Twelve protesters awarded $14m after Denver police injured them during George Floyd demonstrations

A judgment in the amount of $14 million was issued by a Colorado jury in a civil trial concerning twelve demonstrators who protested in the aftermath of the death of George Floyd and claimed the Denver police injured them and violated their First and Fourth Amendment rights.

The three-week trial ended after 5 hours of deliberation by the jury that awarded each of the dozen plaintiffs on Friday between $750,000 and $4 million each, The Denver Post reported.

Attorneys for the plaintiffs had asked for $17.5 million in damages for the injuries inflicted by bean bags and pepper spray while the city’s attorney’s argued that the jury should consider the totality of the chaotic and unprecedented situation where some protesters were launching projectiles at the officers.

An attorney for seven of the plaintiffs told Fox News that the city did not claim or have any evidence that his clients were violent during the protests.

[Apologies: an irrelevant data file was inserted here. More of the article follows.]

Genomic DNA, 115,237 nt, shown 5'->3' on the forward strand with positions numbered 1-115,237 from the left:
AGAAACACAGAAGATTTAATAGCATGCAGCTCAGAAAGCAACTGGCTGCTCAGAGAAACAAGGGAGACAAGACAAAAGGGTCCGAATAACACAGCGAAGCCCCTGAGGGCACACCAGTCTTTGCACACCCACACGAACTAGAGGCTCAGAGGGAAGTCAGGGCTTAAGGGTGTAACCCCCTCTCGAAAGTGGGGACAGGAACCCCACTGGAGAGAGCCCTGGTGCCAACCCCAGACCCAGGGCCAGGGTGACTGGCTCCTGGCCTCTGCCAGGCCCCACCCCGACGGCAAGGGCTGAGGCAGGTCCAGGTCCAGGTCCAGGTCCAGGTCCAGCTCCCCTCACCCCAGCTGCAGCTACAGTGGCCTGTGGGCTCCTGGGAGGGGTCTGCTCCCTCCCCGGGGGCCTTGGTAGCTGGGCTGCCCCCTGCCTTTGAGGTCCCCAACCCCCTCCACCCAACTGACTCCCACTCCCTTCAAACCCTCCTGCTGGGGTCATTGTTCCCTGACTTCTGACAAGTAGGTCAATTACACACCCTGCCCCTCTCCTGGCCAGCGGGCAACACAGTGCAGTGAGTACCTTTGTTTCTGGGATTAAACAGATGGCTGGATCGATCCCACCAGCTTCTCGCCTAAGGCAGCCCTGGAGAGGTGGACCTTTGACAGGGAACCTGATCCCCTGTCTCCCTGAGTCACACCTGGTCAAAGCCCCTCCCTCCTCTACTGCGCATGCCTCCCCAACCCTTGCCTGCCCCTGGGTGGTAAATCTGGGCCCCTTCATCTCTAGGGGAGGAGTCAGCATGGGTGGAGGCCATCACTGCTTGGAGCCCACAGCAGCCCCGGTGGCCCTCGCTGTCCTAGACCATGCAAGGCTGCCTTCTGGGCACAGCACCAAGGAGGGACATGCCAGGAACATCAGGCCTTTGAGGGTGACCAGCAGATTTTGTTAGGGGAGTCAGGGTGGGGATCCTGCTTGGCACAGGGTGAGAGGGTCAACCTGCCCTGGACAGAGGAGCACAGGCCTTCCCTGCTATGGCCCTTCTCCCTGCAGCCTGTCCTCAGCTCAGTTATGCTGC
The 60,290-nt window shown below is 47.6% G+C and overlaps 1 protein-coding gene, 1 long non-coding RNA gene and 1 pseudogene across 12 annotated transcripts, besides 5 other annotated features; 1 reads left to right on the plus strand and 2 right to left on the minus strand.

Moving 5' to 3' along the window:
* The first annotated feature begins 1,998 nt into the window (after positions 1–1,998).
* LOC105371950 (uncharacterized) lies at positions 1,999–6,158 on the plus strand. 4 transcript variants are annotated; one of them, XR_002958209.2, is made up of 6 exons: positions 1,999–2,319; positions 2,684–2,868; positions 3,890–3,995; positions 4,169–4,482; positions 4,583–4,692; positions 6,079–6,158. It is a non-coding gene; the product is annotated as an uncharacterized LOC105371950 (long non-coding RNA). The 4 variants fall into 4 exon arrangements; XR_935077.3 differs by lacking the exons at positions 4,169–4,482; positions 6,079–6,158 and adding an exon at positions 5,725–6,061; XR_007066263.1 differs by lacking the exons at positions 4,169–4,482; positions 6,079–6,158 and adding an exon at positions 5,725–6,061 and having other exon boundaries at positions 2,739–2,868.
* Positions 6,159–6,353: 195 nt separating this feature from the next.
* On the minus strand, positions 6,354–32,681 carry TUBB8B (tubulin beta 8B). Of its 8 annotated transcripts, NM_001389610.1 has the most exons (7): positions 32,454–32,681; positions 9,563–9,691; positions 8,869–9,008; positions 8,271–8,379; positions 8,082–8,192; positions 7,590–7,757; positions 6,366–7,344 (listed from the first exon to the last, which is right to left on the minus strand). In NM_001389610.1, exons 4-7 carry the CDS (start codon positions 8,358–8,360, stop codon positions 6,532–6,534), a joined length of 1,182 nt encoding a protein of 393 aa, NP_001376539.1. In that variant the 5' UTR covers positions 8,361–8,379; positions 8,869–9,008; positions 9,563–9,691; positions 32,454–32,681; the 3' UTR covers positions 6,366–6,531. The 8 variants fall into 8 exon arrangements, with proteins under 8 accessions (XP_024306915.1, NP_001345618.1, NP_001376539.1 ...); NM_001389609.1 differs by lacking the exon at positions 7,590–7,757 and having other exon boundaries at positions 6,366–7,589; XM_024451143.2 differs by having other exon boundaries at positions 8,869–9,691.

“I think we established that when there are people committing acts of violence, what the police should do is take action against those people. What you can’t do is take it out on the peaceful protesters,” attorney Tim Macdonald said. “The acts of violence against peaceful protesters by the police were so extensive, I think that’s what persuaded the jury.”

“It shouldn’t be a weapons-first policy against peaceful protesters by the police and unfortunately, at least in significant respects, that is what happened here,” Macdonald added.

The Denver Department of Public Safety issued a statement about the protests noting that they “weren’t fully prepared for what transpired.”

“The Denver protests in the aftermath of George Floyd’s murder were unprecedented – the city had never seen that level of sustained violence and destruction before. We were prepared for a worst-case scenario, but we weren’t fully prepared for what transpired,” the statement read.

The Department said “some mistakes were made,” and it has provided officers more extensive training in rapid deployment tactics and crowd control measures.

“In 40 years I never saw such anger against police,” now-retired Denver police commander Patrick Phelan said during the trial.

Comments on Twitter about the sizable judgment against the police show that the public is just as divided about the proper role of policing today as they were when the protests against police brutality and racial injustice occurred in 2020.


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